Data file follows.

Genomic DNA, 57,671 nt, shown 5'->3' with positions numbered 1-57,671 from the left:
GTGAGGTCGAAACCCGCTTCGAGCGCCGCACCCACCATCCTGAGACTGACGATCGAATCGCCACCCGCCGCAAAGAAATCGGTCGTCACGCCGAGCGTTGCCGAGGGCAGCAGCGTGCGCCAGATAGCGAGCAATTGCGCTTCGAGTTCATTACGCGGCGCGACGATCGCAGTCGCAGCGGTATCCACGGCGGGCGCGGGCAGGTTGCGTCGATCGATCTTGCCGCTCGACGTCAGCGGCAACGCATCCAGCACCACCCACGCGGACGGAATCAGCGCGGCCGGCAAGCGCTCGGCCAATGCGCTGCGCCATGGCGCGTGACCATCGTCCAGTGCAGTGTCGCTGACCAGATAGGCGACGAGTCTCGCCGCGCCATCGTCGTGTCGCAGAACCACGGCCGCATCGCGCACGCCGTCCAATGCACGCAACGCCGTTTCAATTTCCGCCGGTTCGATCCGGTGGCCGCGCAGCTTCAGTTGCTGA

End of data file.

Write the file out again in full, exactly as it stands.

Genomic DNA, 57,671 nt, shown 5'->3' with positions numbered 1-57,671 from the left:
GTGAGGTCGAAACCCGCTTCGAGCGCCGCACCCACCATCCTGAGACTGACGATCGAATCGCCACCCGCCGCAAAGAAATCGGTCGTCACGCCGAGCGTTGCCGAGGGCAGCAGCGTGCGCCAGATAGCGAGCAATTGCGCTTCGAGTTCATTACGCGGCGCGACGATCGCAGTCGCAGCGGTATCCACGGCGGGCGCGGGCAGGTTGCGTCGATCGATCTTGCCGCTCGACGTCAGCGGCAACGCATCCAGCACCACCCACGCGGACGGAATCAGCGCGGCCGGCAAGCGCTCGGCCAATGCGCTGCGCCATGGCGCGTGACCATCGTCCAGTGCAGTGTCGCTGACCAGATAGGCGACGAGTCTCGCCGCGCCATCGTCGTGTCGCAGAACCACGGCCGCATCGCGCACGCCGTCCAATGCACGCAACGCCGTTTCAATTTCCGCCGGTTCGATCCGGTGGCCGCGCAGCTTCAGTTGCTGA